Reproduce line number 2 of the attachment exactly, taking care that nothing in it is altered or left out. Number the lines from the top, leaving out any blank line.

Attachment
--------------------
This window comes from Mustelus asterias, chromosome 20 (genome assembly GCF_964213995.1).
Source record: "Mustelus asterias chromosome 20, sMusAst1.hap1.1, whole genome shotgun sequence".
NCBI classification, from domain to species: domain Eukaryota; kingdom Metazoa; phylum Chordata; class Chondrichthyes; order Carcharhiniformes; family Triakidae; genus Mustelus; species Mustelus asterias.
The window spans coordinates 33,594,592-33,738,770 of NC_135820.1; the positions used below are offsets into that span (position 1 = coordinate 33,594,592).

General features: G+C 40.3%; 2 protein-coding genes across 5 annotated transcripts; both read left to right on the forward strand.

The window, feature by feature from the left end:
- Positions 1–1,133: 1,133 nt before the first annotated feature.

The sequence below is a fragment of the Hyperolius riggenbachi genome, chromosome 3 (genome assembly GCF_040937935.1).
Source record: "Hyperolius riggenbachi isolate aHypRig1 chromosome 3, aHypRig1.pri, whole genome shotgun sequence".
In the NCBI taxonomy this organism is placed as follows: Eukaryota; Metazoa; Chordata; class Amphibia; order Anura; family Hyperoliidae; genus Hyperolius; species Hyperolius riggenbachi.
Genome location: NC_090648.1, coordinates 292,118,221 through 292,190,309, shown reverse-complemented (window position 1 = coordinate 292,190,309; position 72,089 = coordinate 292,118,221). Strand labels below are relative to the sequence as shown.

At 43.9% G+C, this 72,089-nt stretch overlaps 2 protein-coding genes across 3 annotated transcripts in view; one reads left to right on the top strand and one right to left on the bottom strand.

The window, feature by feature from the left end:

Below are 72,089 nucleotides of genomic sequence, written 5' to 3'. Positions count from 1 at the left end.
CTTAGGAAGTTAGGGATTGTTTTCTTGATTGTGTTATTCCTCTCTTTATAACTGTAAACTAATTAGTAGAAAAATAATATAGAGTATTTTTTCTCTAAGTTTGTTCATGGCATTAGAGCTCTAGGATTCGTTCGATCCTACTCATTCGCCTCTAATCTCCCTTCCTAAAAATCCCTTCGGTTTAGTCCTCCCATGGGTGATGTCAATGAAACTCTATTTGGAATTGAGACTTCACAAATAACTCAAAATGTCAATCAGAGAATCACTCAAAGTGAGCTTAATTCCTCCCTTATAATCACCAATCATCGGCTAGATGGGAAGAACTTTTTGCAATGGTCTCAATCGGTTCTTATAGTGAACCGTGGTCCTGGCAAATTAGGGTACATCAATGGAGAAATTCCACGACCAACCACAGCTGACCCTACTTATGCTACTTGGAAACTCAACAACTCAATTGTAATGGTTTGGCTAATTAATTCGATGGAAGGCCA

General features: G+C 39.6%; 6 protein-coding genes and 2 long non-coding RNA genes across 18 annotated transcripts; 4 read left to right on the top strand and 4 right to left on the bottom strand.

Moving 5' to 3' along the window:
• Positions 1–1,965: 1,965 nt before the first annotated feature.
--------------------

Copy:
Source record: "Mustelus asterias chromosome 20, sMusAst1.hap1.1, whole genome shotgun sequence".